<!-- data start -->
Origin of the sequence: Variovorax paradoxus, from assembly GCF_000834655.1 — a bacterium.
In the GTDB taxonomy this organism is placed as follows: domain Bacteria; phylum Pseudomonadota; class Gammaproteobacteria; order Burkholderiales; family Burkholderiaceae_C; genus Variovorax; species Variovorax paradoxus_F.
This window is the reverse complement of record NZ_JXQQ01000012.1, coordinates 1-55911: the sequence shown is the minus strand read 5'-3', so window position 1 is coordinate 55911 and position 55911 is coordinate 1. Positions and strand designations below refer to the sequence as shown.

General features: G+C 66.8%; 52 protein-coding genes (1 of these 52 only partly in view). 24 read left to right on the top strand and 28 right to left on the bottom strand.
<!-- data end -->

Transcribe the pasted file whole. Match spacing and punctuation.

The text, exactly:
Origin of the sequence: Variovorax paradoxus, from assembly GCF_000834655.1 — a bacterium.
In the GTDB taxonomy this organism is placed as follows: domain Bacteria; phylum Pseudomonadota; class Gammaproteobacteria; order Burkholderiales; family Burkholderiaceae_C; genus Variovorax; species Variovorax paradoxus_F.
This window is the reverse complement of record NZ_JXQQ01000012.1, coordinates 1-55911: the sequence shown is the minus strand read 5'-3', so window position 1 is coordinate 55911 and position 55911 is coordinate 1. Positions and strand designations below refer to the sequence as shown.

General features: G+C 66.8%; 52 protein-coding genes (1 of these 52 only partly in view). 24 read left to right on the top strand and 28 right to left on the bottom strand.